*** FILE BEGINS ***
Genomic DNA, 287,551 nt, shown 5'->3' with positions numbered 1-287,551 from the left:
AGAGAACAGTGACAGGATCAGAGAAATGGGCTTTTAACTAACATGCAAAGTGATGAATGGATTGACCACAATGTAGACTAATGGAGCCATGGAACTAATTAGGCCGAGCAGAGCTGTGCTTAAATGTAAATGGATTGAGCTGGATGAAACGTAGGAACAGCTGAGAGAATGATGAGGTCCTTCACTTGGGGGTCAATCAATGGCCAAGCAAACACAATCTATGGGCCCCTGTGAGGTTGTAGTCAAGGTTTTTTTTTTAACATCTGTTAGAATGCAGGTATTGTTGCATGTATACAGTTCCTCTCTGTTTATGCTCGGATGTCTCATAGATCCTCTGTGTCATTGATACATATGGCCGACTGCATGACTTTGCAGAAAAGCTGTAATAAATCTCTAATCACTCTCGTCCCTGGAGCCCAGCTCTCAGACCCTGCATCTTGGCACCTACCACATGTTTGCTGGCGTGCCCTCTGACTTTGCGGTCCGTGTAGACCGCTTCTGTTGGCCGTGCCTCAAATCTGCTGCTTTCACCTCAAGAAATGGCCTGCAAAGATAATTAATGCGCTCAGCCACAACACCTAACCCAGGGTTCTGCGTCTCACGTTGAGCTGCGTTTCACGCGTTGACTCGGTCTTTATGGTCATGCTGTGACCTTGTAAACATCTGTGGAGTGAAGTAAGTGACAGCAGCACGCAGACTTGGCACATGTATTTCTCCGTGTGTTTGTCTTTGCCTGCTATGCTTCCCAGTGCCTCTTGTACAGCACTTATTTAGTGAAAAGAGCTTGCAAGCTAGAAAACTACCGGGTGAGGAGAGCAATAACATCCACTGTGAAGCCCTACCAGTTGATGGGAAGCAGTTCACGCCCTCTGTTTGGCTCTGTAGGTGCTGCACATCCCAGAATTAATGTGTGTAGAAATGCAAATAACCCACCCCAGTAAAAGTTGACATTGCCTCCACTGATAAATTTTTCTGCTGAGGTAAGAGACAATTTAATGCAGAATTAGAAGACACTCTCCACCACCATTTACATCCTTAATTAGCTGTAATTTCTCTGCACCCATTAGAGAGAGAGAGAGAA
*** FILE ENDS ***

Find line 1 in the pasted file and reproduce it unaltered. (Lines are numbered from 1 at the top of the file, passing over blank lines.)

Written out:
Genomic DNA, 287,551 nt, shown 5'->3' with positions numbered 1-287,551 from the left: